7 Tips to Fish for Bass in the Rain

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Written By Donny Karr

Donny Karr is a Tournament Angler with more than 20 years of fishing experience and a writer whose work has been featured in magazines for over a decade. He is a member of the Outdoor Writers Association of America. He enjoys bass and crappie fishing in the lakes around the south-eastern United States. He also fishes for trout in the streams and rivers of the Appalachian mountains. Donny has written for Georgia Outdoor News, Paddling Space, Man Can Outdoors, Alabama Outdoor News, and Bassmaster.


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When fishing for bass in the rain, target shallow areas and structure where bass seek shelter and ambush prey. Use moving baits like bladed spinnerbaits, crankbaits, or soft plastic swimbaits. Rain can make bass more active, so cover water methodically and adjust retrieval speed to entice strikes.

If you’re one of the many anglers that start to make their exit from the water when the rain moves in, you could be missing out on a unique time to catch bass. Bass fishing in the rain brings a host of new challenges as the barometric pressure falls, water becomes cloudy and incoming rain causes the temperature to drop. 

Can you bass fish in the rain? Yes, but to maximize your efforts, you should keep some key things in mind. 

This article is part of my Complete Guide to Bass Fishing series that you might be interested in.

SpinnerbaitsShallow cover, around structure⭐⭐⭐⭐⭐
ChatterbaitsAround submerged vegetation, grass lines⭐⭐⭐⭐⭐
Topwater Poppers or Walking BaitsSurface action, targeting active bass⭐⭐⭐⭐
CrankbaitsBouncing off cover, such as rocks and wood⭐⭐⭐⭐
SwimbaitsTargeting bass chasing baitfish⭐⭐⭐⭐⭐
Jigs with TrailersFlipping and pitching in heavy cover⭐⭐⭐⭐
Soft Plastic Worms or Creature BaitsTexas-rigged around structure or vegetation⭐⭐⭐⭐⭐

1. Barometric Pressure Explained 

Checking the weather before any fishing trip should be standard protocol if you want to plan your trip and use specific techniques and strategies adequately. When you see rain in the forecast, you should expect the barometric pressure to change in a way that usually benefits bass anglers.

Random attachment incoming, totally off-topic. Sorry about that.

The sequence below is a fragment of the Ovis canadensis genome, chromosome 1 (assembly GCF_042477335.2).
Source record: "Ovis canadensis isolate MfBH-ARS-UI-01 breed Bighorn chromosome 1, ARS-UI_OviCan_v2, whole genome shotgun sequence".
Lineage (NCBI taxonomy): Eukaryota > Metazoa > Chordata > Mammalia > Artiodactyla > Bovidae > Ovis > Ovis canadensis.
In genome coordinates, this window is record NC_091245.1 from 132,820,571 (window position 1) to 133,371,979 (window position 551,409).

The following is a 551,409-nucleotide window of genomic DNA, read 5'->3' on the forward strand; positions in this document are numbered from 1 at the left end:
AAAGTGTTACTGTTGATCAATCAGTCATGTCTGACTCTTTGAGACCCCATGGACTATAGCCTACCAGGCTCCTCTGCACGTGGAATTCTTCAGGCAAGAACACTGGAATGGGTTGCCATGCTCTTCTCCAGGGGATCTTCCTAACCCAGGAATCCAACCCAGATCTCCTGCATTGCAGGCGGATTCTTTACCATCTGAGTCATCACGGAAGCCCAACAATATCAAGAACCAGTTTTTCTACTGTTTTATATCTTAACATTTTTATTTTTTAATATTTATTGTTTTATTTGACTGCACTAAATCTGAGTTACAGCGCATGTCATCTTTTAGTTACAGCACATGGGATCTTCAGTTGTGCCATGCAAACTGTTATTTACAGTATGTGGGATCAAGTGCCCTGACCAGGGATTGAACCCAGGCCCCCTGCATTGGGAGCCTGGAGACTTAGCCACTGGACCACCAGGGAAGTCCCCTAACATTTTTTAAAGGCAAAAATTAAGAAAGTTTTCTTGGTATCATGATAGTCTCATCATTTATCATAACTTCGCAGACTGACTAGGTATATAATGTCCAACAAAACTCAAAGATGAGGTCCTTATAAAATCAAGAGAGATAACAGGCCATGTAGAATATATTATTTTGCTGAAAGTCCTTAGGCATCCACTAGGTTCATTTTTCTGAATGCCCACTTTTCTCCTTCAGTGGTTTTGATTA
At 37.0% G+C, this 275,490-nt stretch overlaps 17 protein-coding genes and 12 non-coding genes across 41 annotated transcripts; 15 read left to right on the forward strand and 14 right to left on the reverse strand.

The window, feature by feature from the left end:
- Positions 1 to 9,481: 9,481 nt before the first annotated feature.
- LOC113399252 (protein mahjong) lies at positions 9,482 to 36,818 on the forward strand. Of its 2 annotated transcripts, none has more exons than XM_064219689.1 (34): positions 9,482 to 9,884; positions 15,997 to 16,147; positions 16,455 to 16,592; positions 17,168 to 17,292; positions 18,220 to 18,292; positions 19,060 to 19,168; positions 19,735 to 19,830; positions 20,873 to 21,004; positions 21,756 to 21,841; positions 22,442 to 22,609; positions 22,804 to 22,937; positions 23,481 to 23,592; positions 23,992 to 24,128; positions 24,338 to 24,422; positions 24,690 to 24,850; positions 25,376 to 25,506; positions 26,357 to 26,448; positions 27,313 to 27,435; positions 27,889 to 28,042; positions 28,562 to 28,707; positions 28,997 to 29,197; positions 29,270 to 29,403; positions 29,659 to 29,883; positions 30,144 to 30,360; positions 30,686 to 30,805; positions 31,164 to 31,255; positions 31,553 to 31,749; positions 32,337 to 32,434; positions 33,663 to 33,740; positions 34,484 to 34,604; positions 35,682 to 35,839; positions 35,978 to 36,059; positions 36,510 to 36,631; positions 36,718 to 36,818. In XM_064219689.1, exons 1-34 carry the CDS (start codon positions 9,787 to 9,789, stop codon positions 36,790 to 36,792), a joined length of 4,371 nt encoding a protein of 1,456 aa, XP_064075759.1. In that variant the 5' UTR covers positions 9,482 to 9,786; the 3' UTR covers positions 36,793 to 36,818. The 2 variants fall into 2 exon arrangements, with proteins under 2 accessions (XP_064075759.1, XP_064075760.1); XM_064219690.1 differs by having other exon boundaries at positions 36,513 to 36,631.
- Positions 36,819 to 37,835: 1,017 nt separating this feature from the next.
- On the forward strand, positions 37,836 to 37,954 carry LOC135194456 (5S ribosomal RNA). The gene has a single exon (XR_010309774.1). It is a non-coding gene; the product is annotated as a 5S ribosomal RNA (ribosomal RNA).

This is beneficial for fishing because the dropping pressure makes bass feel more lively and active. Imagine having a 45 pound weight on your shoulders all the time, then having it suddenly removed. This is somewhat similar to what bass feel when there is less pressure in the air thanks to an oncoming weather system. 

The barometric pressure will usually drop steadily as a weather system approaches, then drop off right before the rain begins. During the few hours when the barometric pressure is falling or dropping is widely considered to be the best time for bass fishing. In contrast, when the pressure is rising, fish will be pushed deeper into the water and will hold very closely to cover, making them tough to catch. 

The pressure will sometimes drop right before or during the onset of rain, so you should pay close attention to the barometric pressure and adjust your strategy accordingly. Once the front moves through and the rain ends, you can expect the pressure to begin rising once again, which is not an ideal time to be fishing. 

Wind can also impact on bass behavior as it stirs up food and increases feeding activity. Personally I am pleased if the wind is up as long as it doesn't exceed 15-20 knots.
fishing in the rain
Fishing in the rain

2. Using Search-and-Destroy Lures

When it’s raining and you want to truly take advantage of the conditions to catch hungry bass that are energized by the falling barometric pressure and other factors that come with rain, it’s best to use some of the ‘search-and-destroy style’ lures. These lures allow you to cover a great amount of water within a short period. Unlike lures and rigs such as Texas Rig, shaky head and other similar presentations, search-and-destroy lures are used with a steady retrieve instead of slowly working them back to your position. 

Some of my favorite search-and-destroy lures include spinnerbaits, which allow me to adjust my presentation to target bass at various water column levels by letting the lure fall to the desired depth. Spinnerbaits seem to have a magical touch when fishing in the rain as bass will instinctively strike at almost anything that comes within range when experiencing this dropping-pressure burst of energy. 

I always keep a white or white-and-chartreuse spinnerbait with double willow leaf blades on hand in case of a rain shower while on the water. Other lures that work exceptionally well for covering lots of water and drawing reaction strikes are chatterbaits, swimbaits and buzzbaits. If I’m fishing in heavy rain, I’ll break out a larger buzzbait equipped with a clicker or other mechanism to draw more attention to it. 

The key to using search-and-destroy lures in the rain is to remember that bass are more active and you need to find where they are in terms of depth and cover. 

3. Topwater Magic 

If you’re fishing in the rain anytime from late spring to early fall, you can bank on topwater lures, which is the key to catching bass in good quantities and quality. Rain tends to wash a huge variety of insects, frogs, and other creatures into the water as it falls. When this happens, the bass will instinctively turn their attention upwards in hopes of picking off an unsuspecting frog or other type of prey that will be an easy meal.